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Does BYOD Boost Productivity?

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The majority of federal employees want their agencies to implement a policy that allows them to use their own devices for work, with many arguing that doing so will lead to cost savings and improved productivity, according to a new survey by GovLoop and Cisco.

The survey of 108 GovLoop members found that 62 percent of respondents believe a bring your own device, or BYOD, policy would be desirable or extremely desirable at their agency. At the same time, only 20 percent of respondents indicated that their agency has implemented such a policy.

Still, many respondents indicated that despite their agency’s lack of a BYOD policy, they still use personal devices such as smartphones for work purposes. They use their personal phones for email (41 percent); social networking (21 percent); entering time, expenses and business functions (13 percent); and reading and writing (30 percent). The majority said they do not use their personal tablets for work purposes.

In addition, respondents were nearly split on whether the government should provide a device to employees. Fifty-six percent said the government should provide devices to employees, while 44 percent said the government does not need to provide devices. 

Respondents noted several benefits of implementing BYOD policies at agencies. Among them was allowing people to work on the devices they find most comfortable (71 percent), improved productivity (58 percent) and cost savings (55 percent).

“One of the benefits is that if a person is very proficient on a device, they should take that proficiency into the workplace, rather than learning how to be minimally proficient with the government-provided device,” said Kimberly Hancher, chief information officer at the Equal Employment Opportunity Commission, in the report. “I can’t overemphasize how important personal productivity is across the enterprise.”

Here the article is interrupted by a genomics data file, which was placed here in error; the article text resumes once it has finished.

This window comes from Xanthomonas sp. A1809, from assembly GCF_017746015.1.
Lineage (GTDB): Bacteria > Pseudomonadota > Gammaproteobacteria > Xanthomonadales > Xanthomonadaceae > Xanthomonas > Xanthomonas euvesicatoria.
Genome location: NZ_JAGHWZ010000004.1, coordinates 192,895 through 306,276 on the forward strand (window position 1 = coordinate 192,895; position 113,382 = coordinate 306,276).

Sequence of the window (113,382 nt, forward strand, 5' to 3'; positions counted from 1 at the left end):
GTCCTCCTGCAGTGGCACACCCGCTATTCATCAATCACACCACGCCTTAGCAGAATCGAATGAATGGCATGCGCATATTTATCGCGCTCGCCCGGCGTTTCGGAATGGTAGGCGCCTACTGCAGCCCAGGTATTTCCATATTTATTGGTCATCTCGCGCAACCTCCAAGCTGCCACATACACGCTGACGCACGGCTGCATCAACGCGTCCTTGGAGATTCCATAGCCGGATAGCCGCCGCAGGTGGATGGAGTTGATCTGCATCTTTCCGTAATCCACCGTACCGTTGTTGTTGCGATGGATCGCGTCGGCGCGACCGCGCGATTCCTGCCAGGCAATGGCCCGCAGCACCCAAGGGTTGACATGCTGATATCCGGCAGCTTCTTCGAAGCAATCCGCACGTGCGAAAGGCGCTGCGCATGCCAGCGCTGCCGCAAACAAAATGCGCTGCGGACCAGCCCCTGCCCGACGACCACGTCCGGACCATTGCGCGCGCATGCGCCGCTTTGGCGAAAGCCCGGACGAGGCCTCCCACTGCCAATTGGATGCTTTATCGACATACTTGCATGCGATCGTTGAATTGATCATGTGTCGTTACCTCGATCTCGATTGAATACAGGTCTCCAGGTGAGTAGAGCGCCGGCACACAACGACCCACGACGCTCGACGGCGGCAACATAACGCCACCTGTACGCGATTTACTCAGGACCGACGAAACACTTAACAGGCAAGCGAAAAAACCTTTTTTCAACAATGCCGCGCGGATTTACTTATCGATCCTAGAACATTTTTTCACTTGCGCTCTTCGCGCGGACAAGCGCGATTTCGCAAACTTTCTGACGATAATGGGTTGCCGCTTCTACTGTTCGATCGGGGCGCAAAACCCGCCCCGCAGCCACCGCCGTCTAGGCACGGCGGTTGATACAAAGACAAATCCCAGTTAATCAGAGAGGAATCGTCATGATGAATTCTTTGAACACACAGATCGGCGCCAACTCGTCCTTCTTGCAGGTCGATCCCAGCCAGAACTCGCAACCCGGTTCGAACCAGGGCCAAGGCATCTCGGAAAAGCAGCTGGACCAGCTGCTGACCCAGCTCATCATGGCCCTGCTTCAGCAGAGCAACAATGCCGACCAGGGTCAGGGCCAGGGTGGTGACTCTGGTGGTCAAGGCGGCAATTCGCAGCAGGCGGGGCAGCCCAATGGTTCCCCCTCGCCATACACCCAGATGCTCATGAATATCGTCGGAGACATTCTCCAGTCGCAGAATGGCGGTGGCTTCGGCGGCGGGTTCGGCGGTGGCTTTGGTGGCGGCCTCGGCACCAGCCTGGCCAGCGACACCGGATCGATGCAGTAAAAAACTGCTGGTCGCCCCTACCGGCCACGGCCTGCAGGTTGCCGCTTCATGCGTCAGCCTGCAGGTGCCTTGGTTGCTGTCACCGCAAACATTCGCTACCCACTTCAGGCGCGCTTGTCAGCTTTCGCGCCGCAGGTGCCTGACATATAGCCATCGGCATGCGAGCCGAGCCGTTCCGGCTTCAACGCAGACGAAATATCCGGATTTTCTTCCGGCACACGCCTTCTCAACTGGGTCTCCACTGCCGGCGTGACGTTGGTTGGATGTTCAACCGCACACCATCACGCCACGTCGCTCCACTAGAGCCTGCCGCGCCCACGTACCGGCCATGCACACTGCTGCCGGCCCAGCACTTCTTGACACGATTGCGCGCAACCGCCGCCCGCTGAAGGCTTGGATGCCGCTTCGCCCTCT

While federal agencies are not required to implement a BYOD policy, the White House in August released a toolkit for expanding BYOD and other mobility options for employees, citing benefits such as improved productivity and work-life balance among employees.

The majority of respondents to GovLoop’s survey also agreed that BYOD policies could provide additional benefits to agencies in terms of recruiting and retaining workers. Fifty-six percent of respondents said that a BYOD policy could serve as a retention and recruitment tool, with some noting that it would demonstrate that agencies are forward-thinking and efficient, particularly to the Millennial workforce and teleworkers.

Still, several respondents noted roadblocks to BYOD implementation at their agency. The biggest roadblock was perceived to be a lack of organizational support (57 percent), followed by no IT infrastructure to support multiple devices (55 percent) and costs (19 percent). Respondents also cited security, reimbursement issues and inconsistent IT policies as other roadblocks to BYOD implementation.

Reporter Portrait for GovernmentExecutive.com

Brittany Ballenstedt writes Nextgov's Wired Workplace blog, which delves into the issues facing employees who work in the federal information technology sector. Before joining Nextgov, Brittany covered federal pay and benefits issues as a staff correspondent for Government Executive and served as an associate editor for National Journal's Technology Daily. She holds a bachelor's degree in journalism from Mansfield University and originally hails from Pennsylvania. She currently lives near Travis Air Force Base, Calif., where her husband is stationed.

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